Over the years I've experimented with what should be the best creme caramel, using double cream, creme fraiche and half and half of these in the mixture. Now I prefer to use just single cream, which gives the whole thing a sort of wobbly lightness. So this, I now think, is the ultimate.
You can now watch how to make Creme Caramel in our Cookery School step-by-step video lesson 'How to Make Caramel' below.
This recipe is adapted from Delia's Complete Cookery Course Serves 4-6
First make the caramel. Put golden caster sugar in the saucepan and place it over a medium heat and leave it just like that.
Keep an eye on it until the sugar begins to melt and turn into liquid all around the edges. This will take 4 to 6 minutes, and you need to just leave it be. Don’t be tempted to stir it.
When it starts to melt all around the edges, give the pan a good shake, leave it on the heat until about a quarter of the sugar has melted.
Now using a wooden spoon stir it gently, until the sugar crystals have all transformed into liquid, and you can see there’s none left on the back of the spoon. Continue to cook, stirring now and then, until the melted sugar turns to the colour of dark runny honey.
The whole thing should take from 10 -15 minutes.
Now take the pan off the heat, and add two tablespoons of warm tap water. Stand back as it may splutter a bit at this stage. Then put the pan on a gentle heat, and stir to melt any lumps that may form.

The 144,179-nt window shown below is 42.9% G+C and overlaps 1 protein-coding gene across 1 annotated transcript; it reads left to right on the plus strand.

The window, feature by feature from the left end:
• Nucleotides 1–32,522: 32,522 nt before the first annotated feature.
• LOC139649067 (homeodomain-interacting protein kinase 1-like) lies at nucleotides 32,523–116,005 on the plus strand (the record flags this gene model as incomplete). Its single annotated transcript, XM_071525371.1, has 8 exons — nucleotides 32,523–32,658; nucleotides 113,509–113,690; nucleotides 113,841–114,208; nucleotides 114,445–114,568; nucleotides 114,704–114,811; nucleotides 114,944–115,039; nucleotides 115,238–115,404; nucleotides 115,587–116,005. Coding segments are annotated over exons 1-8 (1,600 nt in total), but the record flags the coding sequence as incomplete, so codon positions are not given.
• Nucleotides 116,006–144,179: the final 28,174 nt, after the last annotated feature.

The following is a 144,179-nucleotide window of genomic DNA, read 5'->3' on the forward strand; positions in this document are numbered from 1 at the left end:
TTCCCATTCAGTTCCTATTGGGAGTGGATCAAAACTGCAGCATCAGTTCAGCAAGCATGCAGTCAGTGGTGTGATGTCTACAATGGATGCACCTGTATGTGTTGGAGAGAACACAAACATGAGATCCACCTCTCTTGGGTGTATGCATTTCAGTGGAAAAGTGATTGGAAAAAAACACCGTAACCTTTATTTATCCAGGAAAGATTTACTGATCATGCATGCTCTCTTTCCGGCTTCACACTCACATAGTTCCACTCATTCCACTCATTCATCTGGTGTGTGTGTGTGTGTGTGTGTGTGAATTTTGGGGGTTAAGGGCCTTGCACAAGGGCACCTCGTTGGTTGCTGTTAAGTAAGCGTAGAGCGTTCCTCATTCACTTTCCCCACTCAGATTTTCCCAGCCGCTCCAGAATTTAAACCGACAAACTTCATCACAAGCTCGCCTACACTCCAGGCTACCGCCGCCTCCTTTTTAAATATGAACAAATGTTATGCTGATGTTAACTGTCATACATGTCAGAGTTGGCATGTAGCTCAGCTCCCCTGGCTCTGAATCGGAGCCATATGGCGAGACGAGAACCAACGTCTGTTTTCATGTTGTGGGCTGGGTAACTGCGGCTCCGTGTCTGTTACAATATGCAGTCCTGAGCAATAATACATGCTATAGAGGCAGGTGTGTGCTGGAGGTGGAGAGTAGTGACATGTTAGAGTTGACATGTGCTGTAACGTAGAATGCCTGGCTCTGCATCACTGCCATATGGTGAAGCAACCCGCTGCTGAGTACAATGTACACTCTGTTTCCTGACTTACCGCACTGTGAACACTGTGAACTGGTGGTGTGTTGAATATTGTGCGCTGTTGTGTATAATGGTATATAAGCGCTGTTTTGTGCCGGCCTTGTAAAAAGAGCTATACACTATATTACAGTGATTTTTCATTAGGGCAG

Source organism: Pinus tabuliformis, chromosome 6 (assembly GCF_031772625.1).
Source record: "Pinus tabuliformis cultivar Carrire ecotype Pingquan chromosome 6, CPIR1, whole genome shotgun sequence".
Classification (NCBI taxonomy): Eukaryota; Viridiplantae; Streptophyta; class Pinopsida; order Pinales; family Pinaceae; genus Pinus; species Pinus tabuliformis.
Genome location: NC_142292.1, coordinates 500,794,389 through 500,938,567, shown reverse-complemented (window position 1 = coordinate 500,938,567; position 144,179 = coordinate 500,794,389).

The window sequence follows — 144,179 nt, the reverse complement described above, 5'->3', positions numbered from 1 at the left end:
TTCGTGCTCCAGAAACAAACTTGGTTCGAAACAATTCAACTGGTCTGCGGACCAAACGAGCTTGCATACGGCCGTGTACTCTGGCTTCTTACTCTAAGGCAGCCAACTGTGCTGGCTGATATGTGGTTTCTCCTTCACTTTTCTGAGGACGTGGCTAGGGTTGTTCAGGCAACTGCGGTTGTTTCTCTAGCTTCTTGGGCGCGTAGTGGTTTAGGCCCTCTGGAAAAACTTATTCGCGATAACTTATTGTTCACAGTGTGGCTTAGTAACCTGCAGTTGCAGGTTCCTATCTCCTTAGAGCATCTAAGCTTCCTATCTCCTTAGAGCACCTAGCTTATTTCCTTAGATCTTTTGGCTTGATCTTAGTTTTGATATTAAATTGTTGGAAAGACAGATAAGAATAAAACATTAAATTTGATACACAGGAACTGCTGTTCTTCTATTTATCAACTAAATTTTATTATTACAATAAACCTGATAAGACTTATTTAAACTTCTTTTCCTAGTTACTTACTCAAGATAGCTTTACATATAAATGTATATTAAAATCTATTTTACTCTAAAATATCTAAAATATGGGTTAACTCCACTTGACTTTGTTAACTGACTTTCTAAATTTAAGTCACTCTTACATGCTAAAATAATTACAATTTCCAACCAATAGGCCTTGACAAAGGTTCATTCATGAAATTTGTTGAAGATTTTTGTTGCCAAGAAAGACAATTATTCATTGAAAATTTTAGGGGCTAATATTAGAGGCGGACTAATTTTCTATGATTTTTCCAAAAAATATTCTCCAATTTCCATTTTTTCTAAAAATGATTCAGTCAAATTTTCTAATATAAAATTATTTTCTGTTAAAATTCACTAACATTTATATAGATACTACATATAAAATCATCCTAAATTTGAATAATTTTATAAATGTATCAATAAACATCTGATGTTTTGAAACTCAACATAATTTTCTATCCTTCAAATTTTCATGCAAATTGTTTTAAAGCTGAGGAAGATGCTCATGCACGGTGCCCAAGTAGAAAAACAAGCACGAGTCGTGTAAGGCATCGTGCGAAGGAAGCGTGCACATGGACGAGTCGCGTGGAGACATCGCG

Now quickly pour it into the base of the soufflé dish, tipping it around to coat the sides a little.
Now pour the milk and cream into another pan and leave it to heat gently while you whisk together the eggs, brown sugar and vanilla extract in a large bowl.
Then, when the milk is steaming hot, pour it onto the egg and sugar mixture, whisking until thoroughly blended. Then pour the liquid through a sieve into the caramel lined dish and place it in the roasting tin.
Transfer the tin carefully to the oven, then pour cold water into it to surround the dish up to two-thirds in depth.
Bake for 1 hour until the custard is set in the centre, which means it should feel firm and springy to the touch.
Then remove it from the roasting tin and, when it's completely cold, cover with clingfilm and chill thoroughly for several hours in the fridge
Remove the crème caramel from the fridge 1 hour before you’re ready to serve it. Then loosen it around the sides with a palette knife, put quite a deep serving plate on top and then turn it upside down and give it a hefty shake.
What you will then have is a delicious, light, set caramel custard surrounded by a pool of dark golden caramel sauce.
Serve it cut in slices with some pouring cream to mingle with the caramel
Equipment: You will also need an 850ml soufflé dish, a deep roasting tin and a Delia Online Little Gem 'Sauce' Pan measuring 16cm by 8cm or similar